Watched the recent movie Limitless finally. Was a bit intrigued by what I'd heard of it, and wanted to see how it played out.
I'm tempted to file this one along with Idiocracy (described here), as one that had almost everything wrong, yet was still interesting.
Why was it wrong? Well, it was premised on the old saw (where did that one come from, anyway?) that people only use 20% of their brain. And here is a drug that allows a writer to use all of his. What's wrong about that? Well, every study I've heard of that used functional MRI or something similar to measure brain usage finds that pretty much all of it is used regularly (maybe not every second, but the parts being used rotates quite regularly).
But the idea of suddenly being able to be ten times as smart is, of course, an intriguing one. Watching someone go through that experience is an interesting idea. How well do they handle it? What do they try to do?
Well, Eddie starts by cleaning up his apartment (and life) a bit, and getting a real start on the book he's supposed to have been working on for a while. We also get a look at what the effects of the drug are like as he seduces his landlord's girlfriend by helping her with a school paper (that sounds kind of mocking, but it isn't meant to be. I actually liked that sequence; it did a fantastic job of showing what the drug was doing for him).
Then he finishes the book; ok, that makes sense. Then he gets into finances, making a pretty fair bit very quickly. Then he makes his first overt faustian bargain (the drugs are not yet looking faustian), borrowing from Russian mafia to get seed money for the stock market. He then makes a ton of money in the stock market, getting the attention of a wealthy energy magnate. And this part left me wondering: he had converted $12k into over a million in a week or so in stocks (never mind this is basically impossible in the stock market, even if you can see the future. It can be done in options, but that was never mentioned). Then he takes several weeks working with this energy magnate to help seal a huge merger that will make him $40M.
The question is, why waste the time on the merger? The stock market, at the rate of return he was getting, was going to make him far more money, and in less time. How much less? Well, he had roughly 200:1 return his first week (they gave an exact figure, but I forget it). If he halved that return, he could've cleared $1B in two more weeks. Compound interest is a miracle, that way. And, of course, he somehow gets so tied up in this merger that he forgets to repay the mafia. Awfully stupid for someone with a four-figure IQ.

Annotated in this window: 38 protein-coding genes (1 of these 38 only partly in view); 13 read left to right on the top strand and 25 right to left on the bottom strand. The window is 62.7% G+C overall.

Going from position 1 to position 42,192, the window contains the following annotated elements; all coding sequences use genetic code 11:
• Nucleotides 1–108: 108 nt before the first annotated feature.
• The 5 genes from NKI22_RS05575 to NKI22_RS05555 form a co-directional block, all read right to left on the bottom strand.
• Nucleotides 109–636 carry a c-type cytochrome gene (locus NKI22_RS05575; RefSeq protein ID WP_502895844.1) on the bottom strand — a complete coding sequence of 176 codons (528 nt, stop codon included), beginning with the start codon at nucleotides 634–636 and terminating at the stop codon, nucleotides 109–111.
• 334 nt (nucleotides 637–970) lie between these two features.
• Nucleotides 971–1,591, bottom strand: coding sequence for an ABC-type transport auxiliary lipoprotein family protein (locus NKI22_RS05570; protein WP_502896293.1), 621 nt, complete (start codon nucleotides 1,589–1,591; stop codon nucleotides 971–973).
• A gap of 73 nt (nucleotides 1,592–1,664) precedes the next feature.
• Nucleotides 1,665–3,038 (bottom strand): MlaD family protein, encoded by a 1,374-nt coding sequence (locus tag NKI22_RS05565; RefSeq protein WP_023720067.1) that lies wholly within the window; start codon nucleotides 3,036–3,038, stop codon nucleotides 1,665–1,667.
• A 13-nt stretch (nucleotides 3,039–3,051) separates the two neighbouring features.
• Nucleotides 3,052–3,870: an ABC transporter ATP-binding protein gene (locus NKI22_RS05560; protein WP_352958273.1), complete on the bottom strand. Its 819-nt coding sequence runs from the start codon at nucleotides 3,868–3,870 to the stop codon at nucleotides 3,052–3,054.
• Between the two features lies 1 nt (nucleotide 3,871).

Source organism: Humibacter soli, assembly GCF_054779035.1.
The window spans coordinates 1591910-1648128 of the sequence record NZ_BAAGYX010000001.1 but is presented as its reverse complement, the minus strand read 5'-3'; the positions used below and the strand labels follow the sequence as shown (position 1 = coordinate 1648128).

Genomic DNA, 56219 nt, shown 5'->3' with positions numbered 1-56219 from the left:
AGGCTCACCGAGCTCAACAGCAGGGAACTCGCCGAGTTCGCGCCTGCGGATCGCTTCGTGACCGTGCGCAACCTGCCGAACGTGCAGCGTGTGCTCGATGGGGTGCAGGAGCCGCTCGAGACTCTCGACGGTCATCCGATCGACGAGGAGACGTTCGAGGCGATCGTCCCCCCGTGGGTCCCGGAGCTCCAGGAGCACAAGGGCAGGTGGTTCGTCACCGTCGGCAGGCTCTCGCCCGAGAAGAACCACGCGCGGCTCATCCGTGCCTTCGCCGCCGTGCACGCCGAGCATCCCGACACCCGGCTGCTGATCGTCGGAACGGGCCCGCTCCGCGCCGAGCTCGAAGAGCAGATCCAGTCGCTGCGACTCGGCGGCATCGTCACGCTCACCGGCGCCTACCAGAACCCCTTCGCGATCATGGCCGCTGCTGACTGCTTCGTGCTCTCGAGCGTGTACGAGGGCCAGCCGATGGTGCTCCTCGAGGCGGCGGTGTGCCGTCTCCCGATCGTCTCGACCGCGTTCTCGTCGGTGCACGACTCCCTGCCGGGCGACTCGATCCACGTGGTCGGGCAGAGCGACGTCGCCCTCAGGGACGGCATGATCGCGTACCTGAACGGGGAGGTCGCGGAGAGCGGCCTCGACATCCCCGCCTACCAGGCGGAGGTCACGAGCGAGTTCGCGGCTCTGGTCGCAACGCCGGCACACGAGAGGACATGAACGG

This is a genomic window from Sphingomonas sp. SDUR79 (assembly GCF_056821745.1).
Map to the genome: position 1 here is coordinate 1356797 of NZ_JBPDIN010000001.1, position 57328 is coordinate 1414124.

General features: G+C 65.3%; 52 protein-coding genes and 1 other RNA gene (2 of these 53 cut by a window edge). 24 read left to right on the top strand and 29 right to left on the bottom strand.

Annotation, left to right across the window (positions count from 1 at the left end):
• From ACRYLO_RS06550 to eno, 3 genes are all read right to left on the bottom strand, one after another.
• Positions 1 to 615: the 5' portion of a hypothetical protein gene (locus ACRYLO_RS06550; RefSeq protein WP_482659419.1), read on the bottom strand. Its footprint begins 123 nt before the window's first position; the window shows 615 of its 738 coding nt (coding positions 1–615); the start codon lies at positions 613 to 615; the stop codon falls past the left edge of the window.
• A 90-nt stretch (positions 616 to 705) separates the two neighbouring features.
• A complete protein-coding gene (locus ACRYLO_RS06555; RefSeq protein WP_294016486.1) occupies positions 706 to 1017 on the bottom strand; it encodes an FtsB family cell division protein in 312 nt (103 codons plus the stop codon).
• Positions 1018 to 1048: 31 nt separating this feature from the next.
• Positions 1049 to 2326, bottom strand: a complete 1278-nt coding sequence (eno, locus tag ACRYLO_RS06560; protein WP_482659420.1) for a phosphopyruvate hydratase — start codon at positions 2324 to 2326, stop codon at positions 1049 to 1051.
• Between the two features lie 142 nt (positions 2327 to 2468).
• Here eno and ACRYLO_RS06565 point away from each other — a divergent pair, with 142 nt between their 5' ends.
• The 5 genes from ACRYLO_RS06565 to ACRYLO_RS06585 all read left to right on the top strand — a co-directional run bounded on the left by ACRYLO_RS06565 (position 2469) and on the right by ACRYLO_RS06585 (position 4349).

And what it comes down to is, in essence, a Faustian bargain. Is it too good to be true?
And this is where the movie really failed, for me. Because it ends up not to be too good to be true. How Eddie ends up with the pills is a bit of a stretch (running into an ex-brother in law on the street, said brother just happens to have this pill, and happens to be willing to give him one. The first two are pretty improbable, but ok. The third part, though, I can't figure. The brother-in-law didn't seem a generous person, and didn't seem at all likely to get anything in return). Finding the health risks was expected (maybe not the exact specifics, but they were inevitable). But the ending gives the whole thing a moral of, "if something looks too good to be true, try it out. Maybe it isn't". Which isn't exactly a healthy life-lesson.
But it still was pretty interesting to watch. And I love the camera work (even that of the '2nd 2nd Asst Director', which appears to have been a real position in this movie); lots of use of very wide angle lenses (including at least one (I think I noted a second, but can't remember it now) use of a fish-eye), and some other distorting lenses as well. There was also some clever use of multiple exposure (or a film analog of that) in several sequences. And they did some other subtle effects as well that worked brilliantly.
One thing I could have done without was all the gore in the violence. It wasn't terribly over the top, and it didn't feel completely out of place, but it still felt a bit excessive and unnecessary.
Overall, I did think the acting was quite strong across the board. Nobody left me wondering if they were really the person they pretended to be.
Really, I think I liked most of it; just not so enamored of the script. Perhaps a friend (who said this to me months ago) summed it up best, "it felt like it could have been so much more".